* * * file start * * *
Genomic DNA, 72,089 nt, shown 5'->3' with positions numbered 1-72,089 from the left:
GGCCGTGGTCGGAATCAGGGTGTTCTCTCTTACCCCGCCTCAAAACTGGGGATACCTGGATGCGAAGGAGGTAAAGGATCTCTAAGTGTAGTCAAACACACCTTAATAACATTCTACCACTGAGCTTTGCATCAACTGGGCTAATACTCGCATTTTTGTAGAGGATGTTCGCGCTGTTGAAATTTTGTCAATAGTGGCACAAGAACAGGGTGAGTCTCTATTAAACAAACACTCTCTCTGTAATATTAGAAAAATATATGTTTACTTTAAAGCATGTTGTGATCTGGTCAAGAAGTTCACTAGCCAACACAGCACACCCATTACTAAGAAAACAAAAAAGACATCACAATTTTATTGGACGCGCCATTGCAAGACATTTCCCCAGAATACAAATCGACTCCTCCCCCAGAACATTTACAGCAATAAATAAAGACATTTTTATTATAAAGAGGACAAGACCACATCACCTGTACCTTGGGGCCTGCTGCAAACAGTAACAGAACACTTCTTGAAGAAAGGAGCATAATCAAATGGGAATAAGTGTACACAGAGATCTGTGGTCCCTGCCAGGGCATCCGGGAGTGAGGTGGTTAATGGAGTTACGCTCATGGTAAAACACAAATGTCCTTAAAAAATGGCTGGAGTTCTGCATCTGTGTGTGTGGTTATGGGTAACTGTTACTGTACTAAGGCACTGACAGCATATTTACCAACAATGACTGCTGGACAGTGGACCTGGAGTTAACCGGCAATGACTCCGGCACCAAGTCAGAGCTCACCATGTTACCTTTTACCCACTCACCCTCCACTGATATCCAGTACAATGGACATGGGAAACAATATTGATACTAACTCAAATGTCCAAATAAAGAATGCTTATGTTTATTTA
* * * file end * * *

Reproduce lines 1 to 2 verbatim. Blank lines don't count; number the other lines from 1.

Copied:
Genomic DNA, 72,089 nt, shown 5'->3' with positions numbered 1-72,089 from the left:
GGCCGTGGTCGGAATCAGGGTGTTCTCTCTTACCCCGCCTCAAAACTGGGGATACCTGGATGCGAAGGAGGTAAAGGATCTCTAAGTGTAGTCAAACACACCTTAATAACATTCTACCACTGAGCTTTGCATCAACTGGGCTAATACTCGCATTTTTGTAGAGGATGTTCGCGCTGTTGAAATTTTGTCAATAGTGGCACAAGAACAGGGTGAGTCTCTATTAAACAAACACTCTCTCTGTAATATTAGAAAAATATATGTTTACTTTAAAGCATGTTGTGATCTGGTCAAGAAGTTCACTAGCCAACACAGCACACCCATTACTAAGAAAACAAAAAAGACATCACAATTTTATTGGACGCGCCATTGCAAGACATTTCCCCAGAATACAAATCGACTCCTCCCCCAGAACATTTACAGCAATAAATAAAGACATTTTTATTATAAAGAGGACAAGACCACATCACCTGTACCTTGGGGCCTGCTGCAAACAGTAACAGAACACTTCTTGAAGAAAGGAGCATAATCAAATGGGAATAAGTGTACACAGAGATCTGTGGTCCCTGCCAGGGCATCCGGGAGTGAGGTGGTTAATGGAGTTACGCTCATGGTAAAACACAAATGTCCTTAAAAAATGGCTGGAGTTCTGCATCTGTGTGTGTGGTTATGGGTAACTGTTACTGTACTAAGGCACTGACAGCATATTTACCAACAATGACTGCTGGACAGTGGACCTGGAGTTAACCGGCAATGACTCCGGCACCAAGTCAGAGCTCACCATGTTACCTTTTACCCACTCACCCTCCACTGATATCCAGTACAATGGACATGGGAAACAATATTGATACTAACTCAAATGTCCAAATAAAGAATGCTTATGTTTATTTA